October 25, 2011; Source: The Atlantic Wire | A month or so ago, Texas Governor Rick Perry was the ascending star of Republican voters. Now, it is Georgia businessman Herman Cain topping the always-consistent Mitt Romney in the polls.

Cain and Perry have something in common besides their party registration. As of this week, with Governor Perry’s announcement, both are flat-taxers. Cain’s proposed “9-9-9” tax plan is a kind of flat-tax concept, and now Perry has made a flat tax proposal himself in the hope that his pitch will resonate with the same public that has boosted Cain into the top tier of candidates.

In theory, a flat tax basically wipes out loopholes and deductions—like the charitable deduction. How flat are Perry’s and Cain’s flat tax ideas? Cain’s nines refer to three components of his simple alternative to the current tax structure:

  1. Replace personal income taxes and the payroll tax with a flat 9 percent individual income tax
  2. Replace the corporate income tax with a 9 percent business flat tax
  3. Replace estate and excise taxes with a 9 percent sales tax

Perry’s slightly more confusing flat tax offers individuals and corporations a 20 percent tax rate. Why is Perry’s flat tax confusing? One reason is that his flat 20 percent rate is an option: taxpayers can either go with the 20 percent rate or opt out in favor of the federal tax rate they would have had under the current system. Corporations will also find their rates lowered to 20 percent, but Perry has called for another corporate tax rate of 5.25 percent for profits repatriated to the U.S., which he thinks will lure corporations back stateside.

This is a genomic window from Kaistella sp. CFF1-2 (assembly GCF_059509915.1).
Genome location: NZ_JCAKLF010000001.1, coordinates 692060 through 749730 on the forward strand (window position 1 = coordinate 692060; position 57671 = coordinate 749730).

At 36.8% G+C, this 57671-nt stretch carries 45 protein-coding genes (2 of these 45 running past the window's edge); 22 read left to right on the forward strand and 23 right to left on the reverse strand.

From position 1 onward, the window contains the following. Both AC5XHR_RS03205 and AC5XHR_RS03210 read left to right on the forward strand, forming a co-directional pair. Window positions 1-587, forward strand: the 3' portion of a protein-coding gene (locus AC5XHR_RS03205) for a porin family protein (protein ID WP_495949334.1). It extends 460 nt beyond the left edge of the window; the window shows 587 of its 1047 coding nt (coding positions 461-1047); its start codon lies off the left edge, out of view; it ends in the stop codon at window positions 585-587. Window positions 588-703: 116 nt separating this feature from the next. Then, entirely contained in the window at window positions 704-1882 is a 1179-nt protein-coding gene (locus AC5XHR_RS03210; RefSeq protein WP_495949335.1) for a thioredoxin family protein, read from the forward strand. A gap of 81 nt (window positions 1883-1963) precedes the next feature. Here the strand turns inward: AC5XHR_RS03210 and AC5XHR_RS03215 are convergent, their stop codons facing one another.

Although muddled in other areas, Cain’s tax plan is clear on charitable deductions. For individual taxpayers, the 9 percent tax is assessed against “gross income less charitable deductions”, presumably meaning, with no other explanation from the Cain campaign camp, that taxpayers can deduct charitable giving without limitation against their taxable income. Charities might not be quite so happy with both the elimination of the Earned Income Tax Credit, which helps very low-income families, and Cain’s sacking of the estate tax, which spurs some measure of charitable bequests. Since first chanting the 9-9-9 slogan, Cain has unflattened the proposal somewhat, calling it a “work in progress” and adding modifications concerning what might be exempt from the sales tax, for example.

Do note that Cain’s identified economic advisor is one Rich Lowrie, who is a wealth advisor in a division of Wells Fargo. Besides being a longstanding acolyte of the conservative organizational icons the American Conservative Union and Americans for Prosperity, Lowrie also lists himself as a fundraising advisor for the Ted Ginn Foundation, aimed at helping at-risk youth. So presumably, Lowrie knows something about charity and fundraising.

Perry’s plan allows for deductions for charitable giving as well as for home mortgage interest and state and local taxes, but only for families earning less than $500,000 annually, and it more than doubles the standard deduction—which presumably applies to non-itemizers—to $12,500 for individuals and dependents. Perry’s tax reform appears explicitly linked to the federal budget—which he says should be limited to 18 percent of Gross Domestic Product compared to the 23.8 percent of GDP that the federal budget consumed in 2010—and to the repeal of the Affordable Care Act, the Dodd-Frank financial oversight reforms, and the Sarbanes-Oxley restrictions on corporate accounting and accountability.

So what can nonprofits expect from the two flat-taxing candidates in the Republican field? Both retain some form of tax incentive for charitable giving in their tax reform plans; neither in any way suggests that he would ditch the deduction. How would their modified flat tax proposals specifically affect nonprofits and charitable giving? Nonprofits would face more of a challenge from the intellectual muddle of the two tax reform proposals than from any specific policy on charitable giving.—Rick Cohen